Anna Homler: I just started to sing the chants. They emerged—they came out of me. I didn’t normally sing in my car. I always had a cassette player because those were the cassette days. So I recorded over the cassettes what I was singing.
And you exchanged these cassettes with people who’d become your collaborators.
Anna Homler: Right. I played some for Steve Moshier. By the time I met Steve, I had drawers full of cassettes, and he took the ones that he was most interested in.
Who is Breadwoman to you? A goddess? A spirit? What identity did she develop?
Anna Homler: I think of Breadwoman as a being that lives in another dimension. The music and the character had their own threads of development, but then ended up being woven. It’s like braided hair—made of the same piece, but with sections. I don’t like the word ‘channeled’ so much because it has so many connotations. But it’s something that I would tune into, and it was very spontaneous.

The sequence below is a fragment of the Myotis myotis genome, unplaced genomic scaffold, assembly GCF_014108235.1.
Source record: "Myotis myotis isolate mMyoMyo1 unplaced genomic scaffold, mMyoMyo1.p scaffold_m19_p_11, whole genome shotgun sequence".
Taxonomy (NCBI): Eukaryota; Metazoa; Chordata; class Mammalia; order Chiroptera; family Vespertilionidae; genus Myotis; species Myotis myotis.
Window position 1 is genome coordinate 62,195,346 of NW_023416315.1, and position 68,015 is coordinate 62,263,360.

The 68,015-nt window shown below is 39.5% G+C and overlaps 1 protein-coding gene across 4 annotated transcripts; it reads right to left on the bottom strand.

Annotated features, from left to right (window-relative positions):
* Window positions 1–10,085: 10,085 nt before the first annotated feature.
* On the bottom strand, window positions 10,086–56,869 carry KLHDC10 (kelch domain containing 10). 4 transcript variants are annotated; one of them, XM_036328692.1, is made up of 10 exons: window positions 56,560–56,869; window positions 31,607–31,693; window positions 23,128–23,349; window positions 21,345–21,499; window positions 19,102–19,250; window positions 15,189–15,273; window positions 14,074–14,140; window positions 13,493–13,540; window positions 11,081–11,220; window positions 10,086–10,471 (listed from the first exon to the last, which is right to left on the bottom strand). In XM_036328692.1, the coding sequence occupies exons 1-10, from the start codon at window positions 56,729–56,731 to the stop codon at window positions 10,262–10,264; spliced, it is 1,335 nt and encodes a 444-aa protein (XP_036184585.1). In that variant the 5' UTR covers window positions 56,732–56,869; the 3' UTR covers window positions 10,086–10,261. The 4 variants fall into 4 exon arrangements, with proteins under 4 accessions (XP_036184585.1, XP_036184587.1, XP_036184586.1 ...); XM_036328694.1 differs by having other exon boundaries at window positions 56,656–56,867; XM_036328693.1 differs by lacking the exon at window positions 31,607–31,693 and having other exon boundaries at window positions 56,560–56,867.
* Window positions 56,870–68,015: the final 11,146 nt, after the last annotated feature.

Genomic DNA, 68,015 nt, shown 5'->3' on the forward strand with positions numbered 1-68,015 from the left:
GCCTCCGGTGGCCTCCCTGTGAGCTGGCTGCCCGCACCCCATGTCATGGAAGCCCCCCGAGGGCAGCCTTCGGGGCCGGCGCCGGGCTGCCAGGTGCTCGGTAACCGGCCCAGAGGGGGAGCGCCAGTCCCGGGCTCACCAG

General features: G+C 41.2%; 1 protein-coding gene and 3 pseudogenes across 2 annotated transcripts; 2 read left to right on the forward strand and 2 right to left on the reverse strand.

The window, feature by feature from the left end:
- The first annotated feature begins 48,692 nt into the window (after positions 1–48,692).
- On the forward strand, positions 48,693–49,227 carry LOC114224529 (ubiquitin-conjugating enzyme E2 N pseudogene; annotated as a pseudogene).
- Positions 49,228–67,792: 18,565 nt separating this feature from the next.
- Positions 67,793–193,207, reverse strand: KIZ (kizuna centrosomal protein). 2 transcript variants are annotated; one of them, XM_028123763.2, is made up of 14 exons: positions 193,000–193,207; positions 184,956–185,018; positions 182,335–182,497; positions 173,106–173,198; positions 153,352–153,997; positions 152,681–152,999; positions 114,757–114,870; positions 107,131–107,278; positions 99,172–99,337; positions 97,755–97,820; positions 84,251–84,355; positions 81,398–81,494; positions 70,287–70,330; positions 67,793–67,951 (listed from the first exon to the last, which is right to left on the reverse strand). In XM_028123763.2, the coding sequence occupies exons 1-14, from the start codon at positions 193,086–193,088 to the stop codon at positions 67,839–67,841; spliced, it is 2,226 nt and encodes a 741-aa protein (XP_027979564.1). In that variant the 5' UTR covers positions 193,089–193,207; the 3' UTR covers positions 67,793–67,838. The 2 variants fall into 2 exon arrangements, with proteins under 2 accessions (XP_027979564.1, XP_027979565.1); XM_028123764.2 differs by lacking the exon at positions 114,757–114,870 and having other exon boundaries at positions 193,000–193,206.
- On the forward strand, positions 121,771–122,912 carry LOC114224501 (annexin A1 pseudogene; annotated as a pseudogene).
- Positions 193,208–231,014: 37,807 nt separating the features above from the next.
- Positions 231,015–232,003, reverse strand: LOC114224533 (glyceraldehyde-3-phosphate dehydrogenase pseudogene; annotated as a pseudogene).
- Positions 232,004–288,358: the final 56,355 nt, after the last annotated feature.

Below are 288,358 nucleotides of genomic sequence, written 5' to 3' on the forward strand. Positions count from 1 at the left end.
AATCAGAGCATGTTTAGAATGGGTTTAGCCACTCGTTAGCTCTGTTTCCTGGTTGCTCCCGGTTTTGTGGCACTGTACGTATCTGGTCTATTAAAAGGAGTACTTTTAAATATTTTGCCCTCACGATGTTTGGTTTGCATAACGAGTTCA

After reading about Breadwoman, which I’ve been doing a lot, I noticed that you discussed not having a mythological figure like her in the past. There were Demeter and Isis, and they were goddesses of grain and fertility, but not of bread. What differentiates that for you—bread versus grain, and what it represents? It’s easy to wrap your head around the notion of grain as fertility, but what does bread say to you?
Anna Homler: What bread says to me is universal. Bread to me is universal food—the common denominator in all foods and in all cultures. Maybe not in Asia—maybe it’s more rice. But I would say in eighty percent of all cultures, there’s some kind of bread? I mean, the percentage is not scientific—I’m just guessing. So the bread cultures are really rich—like in western Europe, there are all kinds of gorgeous breads. In Ethiopia, there’s injera, the bread that’s the plate to hold the food. There’s Turkish bread. There’s all kinds of bread.
You’ve said Breadwoman is a not a didactic character, but rather a poetic figure.